Democrats have the votes to fix our pursuit law – but do they have the political will?
Democrats in Olympia will have a final chance on Thursday to show they are willing to prioritize public safety over political party.
Senate Bill 5352 and House Bill 1363 represent a bipartisan effort to give officers more leeway to pursue dangerous criminals who flee from law enforcement. There is a hearing tomorrow, February 16, at 8:00am on the House version of the bill, which will determine whether it can pass out of committee.
I am not holding my breath.
Democrats have known for weeks that there are enough votes in both the House and Senate for the pursuit fix to become law. Not only are 100% of Republican lawmakers in support of it, but there are also enough Democrats to pass it with a comfortable majority (caucus leaders and bill sponsors have been carefully counting votes behind the scenes to make sure of it).
So why have the bills seemingly stalled?
A lack of political will is the only reasonable conclusion.
In fact, two Democratic senators all but admitted as much to me.
In an interview earlier this month, Senator Jesse Salomon (D-Shoreline) said while he cosponsored SB 5352 , he would not work with Republicans to pull it to the floor for a vote – a maneuver that would help save the bill from dying in committee. Senator Manka Dhingra, chair of the Law & Justice Committee, refused to give the bill a hearing and repeatedly cited debunked data to prop up her case.
“I think what you’re asking is whether I would vote against my party on a procedural vote, that’s a very difficult thing to do,” Senator Salomon told me. “The Democrat caucus needs to come to an agreement as opposed to giving control to Republicans on the floor to pull a bill out (of committee).”
I pressed him further.
“Why is it so hard to vote against your party?” I asked.
“There are policy votes and then there’s control of the floor votes. The ethic is that you are free to vote your conscience on bills, but the purpose of having a majority is to control the floor. Going against that is tough to do.”
So tough, apparently, that he and other Democrats are willing to let public safety suffer.
Even Senator John Lovick (D-Mill Creek), a former law enforcement officer and lead sponsor on the pursuit fix, waffled when I asked whether he believed in his own bill enough to work with Republicans to pass it.
“I can’t go into all the details, but you have to maintain a certain decorum in the process down here,” he said. “The worst thing to do is to step away from the decorum of what we do. It just doesn’t help any of us. There will be other things that we’re going to be working on. There will be other things that we’re going to need support from whomever is the chair of that committee, and you have to be careful of that.”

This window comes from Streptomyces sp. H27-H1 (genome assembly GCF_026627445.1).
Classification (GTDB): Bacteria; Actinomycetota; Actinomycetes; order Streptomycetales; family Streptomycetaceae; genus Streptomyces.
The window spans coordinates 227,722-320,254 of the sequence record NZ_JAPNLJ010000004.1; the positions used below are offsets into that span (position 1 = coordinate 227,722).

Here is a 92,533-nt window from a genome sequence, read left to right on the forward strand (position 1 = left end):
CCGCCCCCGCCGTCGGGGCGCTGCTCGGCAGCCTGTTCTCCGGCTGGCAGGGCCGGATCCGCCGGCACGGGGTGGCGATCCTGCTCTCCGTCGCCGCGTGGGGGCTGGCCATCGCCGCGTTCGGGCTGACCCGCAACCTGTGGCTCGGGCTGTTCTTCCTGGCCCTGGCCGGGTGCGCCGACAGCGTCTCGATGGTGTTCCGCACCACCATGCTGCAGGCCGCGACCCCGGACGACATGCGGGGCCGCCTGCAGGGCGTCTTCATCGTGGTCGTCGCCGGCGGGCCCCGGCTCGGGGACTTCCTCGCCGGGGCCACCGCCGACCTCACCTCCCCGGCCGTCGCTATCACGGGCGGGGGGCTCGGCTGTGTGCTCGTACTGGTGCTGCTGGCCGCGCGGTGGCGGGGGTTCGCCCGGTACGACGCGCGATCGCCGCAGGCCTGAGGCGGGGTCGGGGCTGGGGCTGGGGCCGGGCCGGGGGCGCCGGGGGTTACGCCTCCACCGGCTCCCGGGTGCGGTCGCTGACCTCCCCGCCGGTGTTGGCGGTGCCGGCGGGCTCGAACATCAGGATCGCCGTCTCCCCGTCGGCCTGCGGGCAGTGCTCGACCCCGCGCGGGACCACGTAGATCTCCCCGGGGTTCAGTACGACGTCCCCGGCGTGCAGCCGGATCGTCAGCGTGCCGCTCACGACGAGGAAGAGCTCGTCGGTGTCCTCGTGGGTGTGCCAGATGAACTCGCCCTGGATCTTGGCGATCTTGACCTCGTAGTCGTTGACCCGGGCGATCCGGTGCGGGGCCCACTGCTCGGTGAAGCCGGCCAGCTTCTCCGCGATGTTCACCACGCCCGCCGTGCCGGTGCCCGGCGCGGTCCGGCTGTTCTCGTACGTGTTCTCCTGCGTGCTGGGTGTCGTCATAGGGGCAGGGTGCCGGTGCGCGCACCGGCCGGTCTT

So perhaps it’s not a lack of political will after all. Perhaps it is a fear of retribution? Or maybe those are the same thing.
At least Senators Salomon and Lovick were willing to be honest about what was preventing them from getting a pursuit fix across the finish line.
Others, not so much.
Senator Emily Randall (D-Bremerton) promised during a heated campaign that she would work to fix the pursuit law if reelected. Is Randall listed on the pursuit fix as a cosponsor? Of course not. Did she propose a solution of her own? Nope. Has she spoken out about the need to get a fix passed this year? No, no, and no.
That’s the difference between public service and lip service.
Having given up hope on Senate Democrats to save the pursuit fix (or at least let the Democratic process play out) those hoping for a change in the law turned to House Democrats and Community Safety, Justice, & Reentry Committee Chairman Roger Goodman (D-Kirkland).
Unlike Dhingra, Goodman has at least been willing to hear the House bill in his committee. In fact, ahead of a critical vote in that committee tomorrow, Goodman offered a substitute bill late Wednesday that could foreshadow progress.
The proposed substitute to HB 1363 waters down the existing proposal but would still return a bit more power to police to pursue suspects.
Rather than allowing officers to pursue any person suspected of committing a crime, the substitute bill would limit vehicular pursuits to cases where an officer has reasonable suspicion that a person in the vehicle has committed or is committing a violent offense, a sex offense, vehicular assault, domestic violence assault, an escape, or is driving under the influence.
The substitute bill also states that a pursuit cannot be initiated unless the suspect “poses a serious risk of harm to others.”
Importantly, the substitute proposal includes an emergency clause, which would allow the new law to go into effect immediately after the governor signs it.
Is the substitute bill as strong as the original bipartisan proposal? No. But it could be the last hope of improving law and order on our roadways.
Either way, tomorrow is decision day. Democrats can choose to side with the anti-police, pro-criminal wing of their party, or they can side with those desperate for public safety.
For the sake of our state, I hope they choose wisely.
Brandi Kruse is a Future 42 Ambassador and host of the [un]Divided Podcast.